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And make sure moms bring their ID as well as their accommodation details in case they get separated. “We were then able to share photos and (travel) stories that supported the memories,” Professor Harding said.

Dementia friendly travel experiences

in Western Australia More than 20 locations host events. A “memory cafe” where people with dementia gather over morning tea. Meanwhile in Sydney The Australian Museum of Contemporary Art also held a class during which students discussed the meaning of the artwork. They will receive materials for creating their own works at home. (Encourage patients to use their thoughts independently)
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Australia’s first dementia-friendly sensory journey opens in 2021 at a park in the Vuvukarang region. near Melbourne city This 0.6 mile (almost 1 kilometer) long trail winds through lush forests that are home to kangaroos and wallabies. Designed by the Victorian Government with input from people living with dementia and their carers.
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There are nine rest stops for people with disabilities and assistance dogs, as well as several meeting places. Visitors can gather to listen to music and share stories and impressions of the landscape. These routes can “It stimulates positive memories, feelings and emotions,” said Maree McCabe, CEO of Dementia Australia.
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“This project aims to create a safe space for people living with dementia. It is also an example of how other communities can create similar paths,” added Maccabee.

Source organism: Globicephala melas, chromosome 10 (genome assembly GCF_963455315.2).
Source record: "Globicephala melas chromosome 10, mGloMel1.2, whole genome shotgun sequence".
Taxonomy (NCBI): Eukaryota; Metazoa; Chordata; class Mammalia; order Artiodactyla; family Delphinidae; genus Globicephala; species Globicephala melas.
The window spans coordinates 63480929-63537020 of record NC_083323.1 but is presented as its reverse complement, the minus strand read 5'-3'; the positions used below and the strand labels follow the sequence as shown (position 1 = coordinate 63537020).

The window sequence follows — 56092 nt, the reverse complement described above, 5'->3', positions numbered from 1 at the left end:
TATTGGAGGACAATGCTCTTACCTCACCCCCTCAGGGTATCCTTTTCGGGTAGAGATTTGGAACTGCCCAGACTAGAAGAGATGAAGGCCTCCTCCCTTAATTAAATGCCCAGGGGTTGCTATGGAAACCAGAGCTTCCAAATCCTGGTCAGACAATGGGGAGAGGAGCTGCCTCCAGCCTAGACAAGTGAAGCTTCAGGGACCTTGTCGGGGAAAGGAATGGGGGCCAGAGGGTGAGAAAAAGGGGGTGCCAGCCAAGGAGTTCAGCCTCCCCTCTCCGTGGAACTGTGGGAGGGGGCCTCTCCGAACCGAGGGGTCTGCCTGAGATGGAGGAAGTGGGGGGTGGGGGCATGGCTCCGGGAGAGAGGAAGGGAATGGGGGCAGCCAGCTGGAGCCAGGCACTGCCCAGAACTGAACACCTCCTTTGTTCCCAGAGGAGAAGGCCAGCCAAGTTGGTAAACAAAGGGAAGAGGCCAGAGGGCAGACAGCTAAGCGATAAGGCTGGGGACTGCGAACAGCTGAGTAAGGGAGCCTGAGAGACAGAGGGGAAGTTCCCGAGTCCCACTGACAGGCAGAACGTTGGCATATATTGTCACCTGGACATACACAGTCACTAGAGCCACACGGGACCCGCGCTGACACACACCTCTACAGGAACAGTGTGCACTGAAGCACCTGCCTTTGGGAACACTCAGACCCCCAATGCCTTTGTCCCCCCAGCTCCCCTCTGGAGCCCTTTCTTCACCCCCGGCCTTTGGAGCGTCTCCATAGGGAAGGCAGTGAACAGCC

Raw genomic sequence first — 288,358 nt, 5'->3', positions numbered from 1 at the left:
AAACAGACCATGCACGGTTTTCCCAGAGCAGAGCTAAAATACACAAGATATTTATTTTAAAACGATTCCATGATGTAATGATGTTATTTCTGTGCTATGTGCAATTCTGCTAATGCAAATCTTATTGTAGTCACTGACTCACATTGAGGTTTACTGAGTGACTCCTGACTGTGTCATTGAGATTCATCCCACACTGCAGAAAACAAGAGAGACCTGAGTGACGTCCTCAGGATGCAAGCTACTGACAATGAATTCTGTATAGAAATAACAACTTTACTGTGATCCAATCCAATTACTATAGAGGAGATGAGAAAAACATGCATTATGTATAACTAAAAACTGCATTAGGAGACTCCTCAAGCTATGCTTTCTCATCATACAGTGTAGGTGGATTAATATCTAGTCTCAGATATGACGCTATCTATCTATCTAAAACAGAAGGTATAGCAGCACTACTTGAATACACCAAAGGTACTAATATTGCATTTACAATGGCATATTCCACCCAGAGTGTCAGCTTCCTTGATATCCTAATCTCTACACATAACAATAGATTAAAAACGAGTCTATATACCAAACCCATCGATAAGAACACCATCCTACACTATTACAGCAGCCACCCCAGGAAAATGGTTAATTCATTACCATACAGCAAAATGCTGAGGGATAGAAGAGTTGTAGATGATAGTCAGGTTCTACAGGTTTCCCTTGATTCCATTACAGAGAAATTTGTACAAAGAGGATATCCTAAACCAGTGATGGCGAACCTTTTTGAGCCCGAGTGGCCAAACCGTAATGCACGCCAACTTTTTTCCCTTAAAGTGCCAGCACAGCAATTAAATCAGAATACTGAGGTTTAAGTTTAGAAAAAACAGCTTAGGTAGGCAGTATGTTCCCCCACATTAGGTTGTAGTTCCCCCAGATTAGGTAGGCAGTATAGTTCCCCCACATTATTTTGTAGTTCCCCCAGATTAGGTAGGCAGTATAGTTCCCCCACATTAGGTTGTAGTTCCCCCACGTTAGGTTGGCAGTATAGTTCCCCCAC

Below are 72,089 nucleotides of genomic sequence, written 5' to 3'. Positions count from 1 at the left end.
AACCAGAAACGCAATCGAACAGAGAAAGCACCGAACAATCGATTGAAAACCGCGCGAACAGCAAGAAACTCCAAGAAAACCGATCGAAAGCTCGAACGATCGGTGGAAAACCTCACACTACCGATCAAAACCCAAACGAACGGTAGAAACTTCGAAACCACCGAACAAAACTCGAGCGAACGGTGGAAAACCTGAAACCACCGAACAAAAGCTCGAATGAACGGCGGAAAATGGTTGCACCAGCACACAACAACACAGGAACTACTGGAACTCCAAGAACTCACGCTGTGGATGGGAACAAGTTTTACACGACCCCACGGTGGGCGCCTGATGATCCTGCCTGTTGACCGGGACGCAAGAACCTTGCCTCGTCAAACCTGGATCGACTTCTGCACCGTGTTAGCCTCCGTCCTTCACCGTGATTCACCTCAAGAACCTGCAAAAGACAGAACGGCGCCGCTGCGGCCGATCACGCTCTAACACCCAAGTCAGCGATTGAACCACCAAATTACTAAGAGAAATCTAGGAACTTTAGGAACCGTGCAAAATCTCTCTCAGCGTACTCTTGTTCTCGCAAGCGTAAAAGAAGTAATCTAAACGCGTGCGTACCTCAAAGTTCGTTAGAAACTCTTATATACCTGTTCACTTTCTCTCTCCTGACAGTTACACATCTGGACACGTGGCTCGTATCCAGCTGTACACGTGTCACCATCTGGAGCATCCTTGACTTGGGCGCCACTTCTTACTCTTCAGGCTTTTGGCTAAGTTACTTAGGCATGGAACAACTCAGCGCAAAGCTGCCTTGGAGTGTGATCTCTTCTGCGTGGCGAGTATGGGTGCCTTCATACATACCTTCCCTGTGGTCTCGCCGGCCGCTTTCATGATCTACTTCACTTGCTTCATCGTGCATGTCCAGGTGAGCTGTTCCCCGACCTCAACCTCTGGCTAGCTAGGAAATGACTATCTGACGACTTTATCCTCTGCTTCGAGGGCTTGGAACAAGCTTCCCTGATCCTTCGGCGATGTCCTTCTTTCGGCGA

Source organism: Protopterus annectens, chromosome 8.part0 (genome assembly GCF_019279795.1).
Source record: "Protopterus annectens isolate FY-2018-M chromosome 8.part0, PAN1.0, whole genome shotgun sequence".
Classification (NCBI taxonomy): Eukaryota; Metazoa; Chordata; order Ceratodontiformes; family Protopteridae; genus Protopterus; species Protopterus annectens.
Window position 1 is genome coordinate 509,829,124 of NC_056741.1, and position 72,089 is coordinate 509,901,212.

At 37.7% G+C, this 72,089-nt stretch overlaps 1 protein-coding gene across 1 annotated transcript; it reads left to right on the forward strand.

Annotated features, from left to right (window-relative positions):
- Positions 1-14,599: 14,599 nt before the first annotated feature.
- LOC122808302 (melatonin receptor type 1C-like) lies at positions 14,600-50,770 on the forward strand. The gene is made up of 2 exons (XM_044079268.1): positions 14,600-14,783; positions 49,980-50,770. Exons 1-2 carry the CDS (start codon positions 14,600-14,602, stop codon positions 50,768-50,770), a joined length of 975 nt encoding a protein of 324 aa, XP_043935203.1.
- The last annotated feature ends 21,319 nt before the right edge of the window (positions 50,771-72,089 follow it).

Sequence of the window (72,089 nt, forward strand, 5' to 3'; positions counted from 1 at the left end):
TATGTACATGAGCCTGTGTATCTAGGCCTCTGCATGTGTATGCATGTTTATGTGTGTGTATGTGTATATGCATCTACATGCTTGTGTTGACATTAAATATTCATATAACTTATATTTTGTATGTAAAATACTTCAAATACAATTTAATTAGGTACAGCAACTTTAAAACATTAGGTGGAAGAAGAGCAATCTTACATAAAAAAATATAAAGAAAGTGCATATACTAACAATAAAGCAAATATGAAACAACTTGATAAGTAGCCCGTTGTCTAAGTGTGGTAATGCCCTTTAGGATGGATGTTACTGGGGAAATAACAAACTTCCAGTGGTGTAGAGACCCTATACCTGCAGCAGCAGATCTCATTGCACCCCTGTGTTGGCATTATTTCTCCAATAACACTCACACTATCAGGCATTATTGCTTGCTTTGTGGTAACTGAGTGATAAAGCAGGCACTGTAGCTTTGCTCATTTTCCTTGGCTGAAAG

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in the united kingdom The Dementia Friendly Travel Guide is over 30 pages long, published by government departments ‘Visit England’ and ‘Visit Scotland’, which explains how tourism businesses can improve their services for customers living with dementia. For example, changing the bathroom to be easily accessible. clear sign Discounts for caregivers and a list of appropriate local attractions.
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Dementia Australia, the Alzheimer Society of Canada and the Alzheimer’s Association in the United States They have created similar manuals. And in these countries there are more and more tourist attractions, such as the Museum of Modern Art in New York. Educators are available to guide visitors with dementia through art lessons.
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More than a dozen museums, galleries and nature centers across Wisconsin, Minnesota, Michigan, Tennessee and Colorado have joined Spark!, a cultural program that offers workshops for people living with dementia.
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England’s National Museum, Liverpool, also offers a variety of services for visitors, including tours. Guided “memory walk” through the city’s historic sites Group sleep remembrance activities and activities for children with grandparents
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In the years to come Elderly care experts hope that people like Scott and Jill Or will Cooper get an easier time off? and create memories from their travels, no matter how long they stay.

Searched and edited by Witit Borompichaichartkul